A report claims iPhones are now more likely to fail than Android devices, with crashing apps and headphone malfunctions causing grief for Apple smartphone users over the past year.
Mobile diagnostics outfit Blancco Technology Group, which has called out Android for this kind of thing in the past, has now found Apple is in a worse position than its major rivals for smartphone issues.
The firm's latest State of Mobile Device Performance and Health report reveals that iOS is now more crash-prone that Google's Android counterpart, with the failure rate for Apple's OS having consecutively increased quarter over quarter - from 15 per cent in Q4 2015 to 25 per cent in Q1 2016 to 58 per cent in Q2 2016 to 62 per cent in Q3 2016.
The failure rate stabilised at 62 per cent in Q4 2016, but this still isn't a good figure, especially when compared with Android which suffered a 47 per cent failure rate in the same quarter.
The iPhone 6 is the biggest culprit, with Blancco shaming the device as the "worst performing" for four quarters, suffering a failure rate of 25 per cent in Q1 2016, 29 per cent in Q2 2016, 13 per cent in Q3 2016 and 15 per cent in Q4 2016.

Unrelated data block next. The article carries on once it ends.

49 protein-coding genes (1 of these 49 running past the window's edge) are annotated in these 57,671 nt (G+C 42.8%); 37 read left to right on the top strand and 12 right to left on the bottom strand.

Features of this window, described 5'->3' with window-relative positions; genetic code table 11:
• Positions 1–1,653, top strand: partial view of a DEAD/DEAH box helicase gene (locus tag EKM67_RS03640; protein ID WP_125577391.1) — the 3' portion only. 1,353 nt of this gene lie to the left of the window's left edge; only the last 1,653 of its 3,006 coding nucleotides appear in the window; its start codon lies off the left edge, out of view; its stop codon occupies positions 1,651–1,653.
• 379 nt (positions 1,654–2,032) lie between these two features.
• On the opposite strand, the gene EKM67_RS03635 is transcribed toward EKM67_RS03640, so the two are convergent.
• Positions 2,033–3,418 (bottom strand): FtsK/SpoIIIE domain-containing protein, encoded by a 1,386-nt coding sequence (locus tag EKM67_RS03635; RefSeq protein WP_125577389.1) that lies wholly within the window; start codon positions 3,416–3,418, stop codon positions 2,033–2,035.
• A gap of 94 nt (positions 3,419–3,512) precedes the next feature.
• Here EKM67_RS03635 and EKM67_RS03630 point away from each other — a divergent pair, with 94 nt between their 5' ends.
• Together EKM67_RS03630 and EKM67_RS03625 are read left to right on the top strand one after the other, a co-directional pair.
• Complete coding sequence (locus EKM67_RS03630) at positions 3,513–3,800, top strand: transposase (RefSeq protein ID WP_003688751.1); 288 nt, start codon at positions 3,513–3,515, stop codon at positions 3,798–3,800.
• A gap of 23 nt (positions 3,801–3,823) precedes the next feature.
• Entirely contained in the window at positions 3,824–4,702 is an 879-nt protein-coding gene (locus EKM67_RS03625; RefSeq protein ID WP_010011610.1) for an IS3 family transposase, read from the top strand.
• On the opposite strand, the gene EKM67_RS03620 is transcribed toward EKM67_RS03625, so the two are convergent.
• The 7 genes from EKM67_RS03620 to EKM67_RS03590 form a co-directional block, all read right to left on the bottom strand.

Despite being Apple's newest smartphones, the iPhone 7 and 7 Plus aren't exempt from problems either, and both saw failure rates of 3 per cent in the fourth quarter of 2017.
Crashing apps are the biggest bugbear for iPhone users, and Blancco names Facebook and Facebook-owned Instagram as among the worst. Other issues include overheating and headphone problems, unlikely a problem if you own an iPhone 7.
Android devices, on the other hand, have been improving over time, with the failure rate of Google's OS decreasing by almost half from 85 per cent in Q4 2015 to 44 per cent in Q1 2016 to 35 per cent in Q2 2016.
Samsung, which has consistently had the highest failure rate, also saw an improvement, dropping from a 43 per cent failure rate in Q1 2016 to 16 per cent in Q4. Presumably, Blancco doesn't take into account devices that set on fire.
This is all good news for Android users, but with a current failure rate of 47 per cent, there are still a lot of problems, and these include camera, battery charge and USB glitches, according to Blancco.
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